But the personal is also political. Every one of these personal choices is shaped, limited or encouraged by an external context.   Are there suitable jobs out there? Is there childcare available that is affordable and will work for their child(ren)? And what will be the financial gains from working?

In London, 40 per cent of mothers in couples are not working. In the rest of the country, the figure is much lower – 27 per cent. While employment rates amongst lone parents in London have significantly increased in recent years, the proportion of mothers in couples out of work remains stuck at about 12 percentage points higher than the rest of the UK.

The benefits system has played a part in increasing London’s lone parent employment rate. More and more lone parents are expected to seek work. In 2008, there was no obligation on single parents to start looking for work until their youngest child turned 16. Now they need to start looking when their youngest is five (the Welfare Reform and Work Bill would reduce this down to three). But the more stringent “conditionality” regime, while significant, doesn’t wholly explain the higher employment rate. For example, we know more lone parents with much younger children have also moved into jobs.  It also raises the question of what sacrifices families have had to make to meet the new conditionality.  

Mothers in couples in London, who are not mandated to work, have not entered work to the same level as lone parents. So, what is it about the context in London that makes it less likely for mothers in couples to work? Here are four reasons highlighted in our report for policymakers to consider:

1. The higher cost of working in London is likely to play a significant role in this. London parents are much less likely to be able to call on informal (cheaper or free) childcare from family and friends than other parts in the country: only one in nine children in London receives informal childcare compared to an average of one in three for England. And London childcare costs for under 5s dwarf those in the rest of the country, so for many parents support available through tax credits is inadequate.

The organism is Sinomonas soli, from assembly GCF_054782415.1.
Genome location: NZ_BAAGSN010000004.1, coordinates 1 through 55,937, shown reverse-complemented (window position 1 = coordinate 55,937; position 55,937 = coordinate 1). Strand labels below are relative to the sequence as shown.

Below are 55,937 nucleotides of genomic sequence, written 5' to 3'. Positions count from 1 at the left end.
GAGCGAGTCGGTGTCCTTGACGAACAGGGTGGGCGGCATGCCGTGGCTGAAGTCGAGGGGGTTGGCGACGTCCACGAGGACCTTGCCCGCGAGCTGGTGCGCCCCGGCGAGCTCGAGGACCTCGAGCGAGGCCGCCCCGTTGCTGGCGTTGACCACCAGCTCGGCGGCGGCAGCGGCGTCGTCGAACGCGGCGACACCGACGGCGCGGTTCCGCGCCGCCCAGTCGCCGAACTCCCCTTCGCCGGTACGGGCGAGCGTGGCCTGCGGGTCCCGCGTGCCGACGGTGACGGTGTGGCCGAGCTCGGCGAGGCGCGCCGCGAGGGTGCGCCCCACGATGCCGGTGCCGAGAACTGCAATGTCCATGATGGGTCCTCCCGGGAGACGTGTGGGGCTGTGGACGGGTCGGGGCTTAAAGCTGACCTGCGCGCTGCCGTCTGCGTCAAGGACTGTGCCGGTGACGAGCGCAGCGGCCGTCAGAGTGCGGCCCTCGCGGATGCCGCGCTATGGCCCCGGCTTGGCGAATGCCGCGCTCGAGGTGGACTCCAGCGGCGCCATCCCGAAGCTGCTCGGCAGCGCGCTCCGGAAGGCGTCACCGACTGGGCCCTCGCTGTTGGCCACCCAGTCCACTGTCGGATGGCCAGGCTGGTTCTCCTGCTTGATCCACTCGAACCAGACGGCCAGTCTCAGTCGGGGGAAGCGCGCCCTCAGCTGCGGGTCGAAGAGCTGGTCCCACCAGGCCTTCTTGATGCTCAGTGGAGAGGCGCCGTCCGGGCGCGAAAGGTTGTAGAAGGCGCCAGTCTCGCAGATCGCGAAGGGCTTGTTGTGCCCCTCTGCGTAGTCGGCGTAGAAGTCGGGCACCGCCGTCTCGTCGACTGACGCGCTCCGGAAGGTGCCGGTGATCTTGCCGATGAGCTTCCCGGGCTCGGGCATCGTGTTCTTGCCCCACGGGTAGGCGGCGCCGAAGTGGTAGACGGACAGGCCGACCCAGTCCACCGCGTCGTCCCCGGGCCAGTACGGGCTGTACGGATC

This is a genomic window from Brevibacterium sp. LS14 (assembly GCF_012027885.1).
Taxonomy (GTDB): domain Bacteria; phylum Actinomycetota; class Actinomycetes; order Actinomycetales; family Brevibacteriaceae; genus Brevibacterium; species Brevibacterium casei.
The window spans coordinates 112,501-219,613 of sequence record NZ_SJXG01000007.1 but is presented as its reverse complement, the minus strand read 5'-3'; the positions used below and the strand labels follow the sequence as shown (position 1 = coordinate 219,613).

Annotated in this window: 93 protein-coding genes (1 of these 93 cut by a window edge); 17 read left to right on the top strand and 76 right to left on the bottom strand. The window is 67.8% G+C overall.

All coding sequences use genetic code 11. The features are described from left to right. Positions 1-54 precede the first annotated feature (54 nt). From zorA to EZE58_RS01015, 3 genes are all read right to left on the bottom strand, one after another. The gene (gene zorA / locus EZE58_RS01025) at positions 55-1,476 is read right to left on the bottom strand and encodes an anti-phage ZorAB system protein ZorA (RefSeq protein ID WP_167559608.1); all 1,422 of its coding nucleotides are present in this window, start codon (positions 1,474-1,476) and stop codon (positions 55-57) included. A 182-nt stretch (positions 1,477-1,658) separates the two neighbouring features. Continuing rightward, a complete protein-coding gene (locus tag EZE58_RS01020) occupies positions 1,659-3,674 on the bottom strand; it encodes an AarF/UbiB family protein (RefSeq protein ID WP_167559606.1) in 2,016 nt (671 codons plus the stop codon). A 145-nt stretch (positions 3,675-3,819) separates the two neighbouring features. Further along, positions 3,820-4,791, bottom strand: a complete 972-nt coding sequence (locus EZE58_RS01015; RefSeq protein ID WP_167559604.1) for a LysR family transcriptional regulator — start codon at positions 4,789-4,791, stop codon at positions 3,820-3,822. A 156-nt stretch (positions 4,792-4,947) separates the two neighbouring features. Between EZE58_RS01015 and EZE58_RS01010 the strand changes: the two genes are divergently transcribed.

2. Add to this high housing and transport costs, and parents are left facing a toxic combination of high costs that can mean they see less financial rewards from their work than parents in other parts of the country.

3. Effective employment support can enable parents to enter work, particularly those who might have taken a break from employment while raising children. But whilst workless lone parents and workless couples are be able to access statutory employment support, if you have a working partner, but don’t work yourself, or if you are working on a low wage and want to progress, there is no statutory support available.

4. The nature of the jobs market in London may also be locking mums out. The number of part time jobs in the capital is increasing, but these jobs don’t attract the same London premium as full time work.  That may be partly why London mums who work are more likely to work full time than working mums in other parts of the country. But this leaves London families facing even higher childcare costs.

Parental employment is a thorny issue. Parenting is a 24-hour job in itself which must be balanced with any additional employment and parents’ individual choices should be at the forefront of this debate. Policy must focus on creating the context that enables parents to make positive choices about employment. That means being able to access the right support to help with looking for work, creating a jobs market that works for families, and childcare options that support child development and enable parents to see financial gains from working.

When it comes to helping parents move into jobs they can raise a family on, getting it right for London, may also go a long way to getting it right for the rest of the country.